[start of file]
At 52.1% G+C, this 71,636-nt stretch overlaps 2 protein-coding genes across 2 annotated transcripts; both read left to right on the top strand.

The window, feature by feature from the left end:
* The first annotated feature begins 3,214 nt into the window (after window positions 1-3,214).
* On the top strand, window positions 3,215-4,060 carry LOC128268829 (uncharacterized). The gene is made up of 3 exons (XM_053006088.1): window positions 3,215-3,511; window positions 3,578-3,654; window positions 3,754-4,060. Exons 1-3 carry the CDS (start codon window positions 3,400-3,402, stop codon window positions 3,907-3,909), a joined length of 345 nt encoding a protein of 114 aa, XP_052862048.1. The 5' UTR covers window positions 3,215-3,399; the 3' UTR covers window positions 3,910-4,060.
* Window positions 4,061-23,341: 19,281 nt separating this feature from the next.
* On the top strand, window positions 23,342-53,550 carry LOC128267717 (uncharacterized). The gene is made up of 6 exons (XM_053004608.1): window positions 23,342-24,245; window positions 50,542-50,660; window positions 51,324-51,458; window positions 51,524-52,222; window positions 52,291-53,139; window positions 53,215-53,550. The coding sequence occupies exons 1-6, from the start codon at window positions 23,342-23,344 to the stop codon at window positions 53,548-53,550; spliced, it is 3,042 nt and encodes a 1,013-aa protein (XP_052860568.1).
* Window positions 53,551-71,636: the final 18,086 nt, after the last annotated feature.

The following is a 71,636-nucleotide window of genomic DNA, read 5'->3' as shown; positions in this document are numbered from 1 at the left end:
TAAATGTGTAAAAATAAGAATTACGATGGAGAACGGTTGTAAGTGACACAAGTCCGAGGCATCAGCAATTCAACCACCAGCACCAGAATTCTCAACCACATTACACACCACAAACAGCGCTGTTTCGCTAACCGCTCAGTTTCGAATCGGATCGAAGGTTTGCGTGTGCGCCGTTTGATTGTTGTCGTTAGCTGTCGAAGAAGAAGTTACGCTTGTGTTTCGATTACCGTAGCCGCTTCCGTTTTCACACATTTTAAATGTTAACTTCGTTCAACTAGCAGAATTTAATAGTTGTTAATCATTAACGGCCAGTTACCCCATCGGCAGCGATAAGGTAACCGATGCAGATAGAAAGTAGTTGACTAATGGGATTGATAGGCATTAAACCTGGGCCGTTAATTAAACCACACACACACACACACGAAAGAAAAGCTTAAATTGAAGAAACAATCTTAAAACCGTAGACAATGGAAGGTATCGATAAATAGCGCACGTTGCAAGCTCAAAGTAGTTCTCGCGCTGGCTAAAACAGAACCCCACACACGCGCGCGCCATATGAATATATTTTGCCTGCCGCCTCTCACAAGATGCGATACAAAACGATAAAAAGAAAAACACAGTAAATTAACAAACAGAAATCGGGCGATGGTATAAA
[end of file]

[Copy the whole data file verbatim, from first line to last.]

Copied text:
At 52.1% G+C, this 71,636-nt stretch overlaps 2 protein-coding genes across 2 annotated transcripts; both read left to right on the top strand.

The window, feature by feature from the left end:
* The first annotated feature begins 3,214 nt into the window (after window positions 1-3,214).
* On the top strand, window positions 3,215-4,060 carry LOC128268829 (uncharacterized). The gene is made up of 3 exons (XM_053006088.1): window positions 3,215-3,511; window positions 3,578-3,654; window positions 3,754-4,060. Exons 1-3 carry the CDS (start codon window positions 3,400-3,402, stop codon window positions 3,907-3,909), a joined length of 345 nt encoding a protein of 114 aa, XP_052862048.1. The 5' UTR covers window positions 3,215-3,399; the 3' UTR covers window positions 3,910-4,060.
* Window positions 4,061-23,341: 19,281 nt separating this feature from the next.
* On the top strand, window positions 23,342-53,550 carry LOC128267717 (uncharacterized). The gene is made up of 6 exons (XM_053004608.1): window positions 23,342-24,245; window positions 50,542-50,660; window positions 51,324-51,458; window positions 51,524-52,222; window positions 52,291-53,139; window positions 53,215-53,550. The coding sequence occupies exons 1-6, from the start codon at window positions 23,342-23,344 to the stop codon at window positions 53,548-53,550; spliced, it is 3,042 nt and encodes a 1,013-aa protein (XP_052860568.1).
* Window positions 53,551-71,636: the final 18,086 nt, after the last annotated feature.

The following is a 71,636-nucleotide window of genomic DNA, read 5'->3' as shown; positions in this document are numbered from 1 at the left end:
TAAATGTGTAAAAATAAGAATTACGATGGAGAACGGTTGTAAGTGACACAAGTCCGAGGCATCAGCAATTCAACCACCAGCACCAGAATTCTCAACCACATTACACACCACAAACAGCGCTGTTTCGCTAACCGCTCAGTTTCGAATCGGATCGAAGGTTTGCGTGTGCGCCGTTTGATTGTTGTCGTTAGCTGTCGAAGAAGAAGTTACGCTTGTGTTTCGATTACCGTAGCCGCTTCCGTTTTCACACATTTTAAATGTTAACTTCGTTCAACTAGCAGAATTTAATAGTTGTTAATCATTAACGGCCAGTTACCCCATCGGCAGCGATAAGGTAACCGATGCAGATAGAAAGTAGTTGACTAATGGGATTGATAGGCATTAAACCTGGGCCGTTAATTAAACCACACACACACACACACGAAAGAAAAGCTTAAATTGAAGAAACAATCTTAAAACCGTAGACAATGGAAGGTATCGATAAATAGCGCACGTTGCAAGCTCAAAGTAGTTCTCGCGCTGGCTAAAACAGAACCCCACACACGCGCGCGCCATATGAATATATTTTGCCTGCCGCCTCTCACAAGATGCGATACAAAACGATAAAAAGAAAAACACAGTAAATTAACAAACAGAAATCGGGCGATGGTATAAA